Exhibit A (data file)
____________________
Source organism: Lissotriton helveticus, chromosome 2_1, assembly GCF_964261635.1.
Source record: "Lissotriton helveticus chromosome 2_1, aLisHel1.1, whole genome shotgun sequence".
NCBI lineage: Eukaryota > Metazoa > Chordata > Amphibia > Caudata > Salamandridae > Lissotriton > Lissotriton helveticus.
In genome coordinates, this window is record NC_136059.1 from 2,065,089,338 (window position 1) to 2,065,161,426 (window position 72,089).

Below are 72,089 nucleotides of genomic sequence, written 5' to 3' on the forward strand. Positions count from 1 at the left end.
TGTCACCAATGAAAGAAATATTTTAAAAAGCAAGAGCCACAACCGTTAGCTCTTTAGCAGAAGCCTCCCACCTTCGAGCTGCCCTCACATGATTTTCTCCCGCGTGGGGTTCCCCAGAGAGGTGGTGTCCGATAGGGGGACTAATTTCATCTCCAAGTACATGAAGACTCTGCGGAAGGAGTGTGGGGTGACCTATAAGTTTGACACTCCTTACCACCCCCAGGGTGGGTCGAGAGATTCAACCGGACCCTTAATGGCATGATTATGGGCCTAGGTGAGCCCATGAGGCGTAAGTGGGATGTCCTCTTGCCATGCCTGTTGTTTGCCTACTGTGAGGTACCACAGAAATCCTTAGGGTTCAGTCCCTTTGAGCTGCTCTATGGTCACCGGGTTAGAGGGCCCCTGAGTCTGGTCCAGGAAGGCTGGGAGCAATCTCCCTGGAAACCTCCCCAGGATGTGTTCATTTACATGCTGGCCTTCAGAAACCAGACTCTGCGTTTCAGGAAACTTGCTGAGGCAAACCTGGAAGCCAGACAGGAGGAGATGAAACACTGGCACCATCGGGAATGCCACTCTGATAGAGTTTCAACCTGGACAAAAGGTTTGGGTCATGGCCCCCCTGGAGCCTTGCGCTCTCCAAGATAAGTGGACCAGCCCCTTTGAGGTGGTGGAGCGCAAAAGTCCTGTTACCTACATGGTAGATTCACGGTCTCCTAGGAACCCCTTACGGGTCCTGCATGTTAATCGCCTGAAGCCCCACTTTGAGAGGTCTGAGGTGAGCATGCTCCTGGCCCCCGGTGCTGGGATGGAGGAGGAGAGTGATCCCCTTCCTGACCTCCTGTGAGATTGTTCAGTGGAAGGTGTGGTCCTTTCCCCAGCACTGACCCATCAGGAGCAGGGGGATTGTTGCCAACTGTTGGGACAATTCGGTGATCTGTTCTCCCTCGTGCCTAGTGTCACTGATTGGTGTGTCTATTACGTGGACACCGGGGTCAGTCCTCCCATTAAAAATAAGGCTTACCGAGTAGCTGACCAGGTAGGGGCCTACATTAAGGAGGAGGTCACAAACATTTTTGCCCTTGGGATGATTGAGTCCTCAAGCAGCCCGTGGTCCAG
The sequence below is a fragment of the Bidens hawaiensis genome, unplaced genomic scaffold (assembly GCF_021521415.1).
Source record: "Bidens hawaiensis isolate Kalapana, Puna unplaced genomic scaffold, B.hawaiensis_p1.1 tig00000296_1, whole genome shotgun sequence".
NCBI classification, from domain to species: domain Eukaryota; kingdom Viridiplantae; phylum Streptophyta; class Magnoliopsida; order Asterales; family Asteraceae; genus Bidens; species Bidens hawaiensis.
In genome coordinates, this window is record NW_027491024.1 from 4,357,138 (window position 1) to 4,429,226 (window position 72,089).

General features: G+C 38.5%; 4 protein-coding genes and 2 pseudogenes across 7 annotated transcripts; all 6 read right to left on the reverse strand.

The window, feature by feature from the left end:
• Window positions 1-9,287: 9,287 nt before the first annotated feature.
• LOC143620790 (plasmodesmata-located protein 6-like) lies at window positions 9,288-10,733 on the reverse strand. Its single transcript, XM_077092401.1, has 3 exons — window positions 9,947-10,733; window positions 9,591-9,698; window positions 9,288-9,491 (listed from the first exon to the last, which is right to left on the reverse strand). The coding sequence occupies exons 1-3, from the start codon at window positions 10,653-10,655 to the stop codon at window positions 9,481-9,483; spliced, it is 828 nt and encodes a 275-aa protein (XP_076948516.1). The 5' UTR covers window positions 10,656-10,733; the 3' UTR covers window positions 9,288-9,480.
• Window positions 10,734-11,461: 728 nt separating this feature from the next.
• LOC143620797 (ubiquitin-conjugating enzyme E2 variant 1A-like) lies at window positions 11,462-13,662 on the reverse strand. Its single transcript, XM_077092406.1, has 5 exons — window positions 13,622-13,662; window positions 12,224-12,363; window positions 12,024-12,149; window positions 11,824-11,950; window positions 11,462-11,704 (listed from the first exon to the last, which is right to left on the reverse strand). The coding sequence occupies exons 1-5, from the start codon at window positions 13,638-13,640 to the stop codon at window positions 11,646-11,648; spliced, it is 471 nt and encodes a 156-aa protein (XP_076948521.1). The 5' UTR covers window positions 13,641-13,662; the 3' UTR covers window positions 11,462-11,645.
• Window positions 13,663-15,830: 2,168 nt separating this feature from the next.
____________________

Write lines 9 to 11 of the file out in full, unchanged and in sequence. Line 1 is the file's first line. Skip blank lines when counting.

NCBI classification, from domain to species: domain Eukaryota; kingdom Viridiplantae; phylum Streptophyta; class Magnoliopsida; order Asterales; family Asteraceae; genus Bidens; species Bidens hawaiensis.
In genome coordinates, this window is record NW_027491024.1 from 4,357,138 (window position 1) to 4,429,226 (window position 72,089).

General features: G+C 38.5%; 4 protein-coding genes and 2 pseudogenes across 7 annotated transcripts; all 6 read right to left on the reverse strand.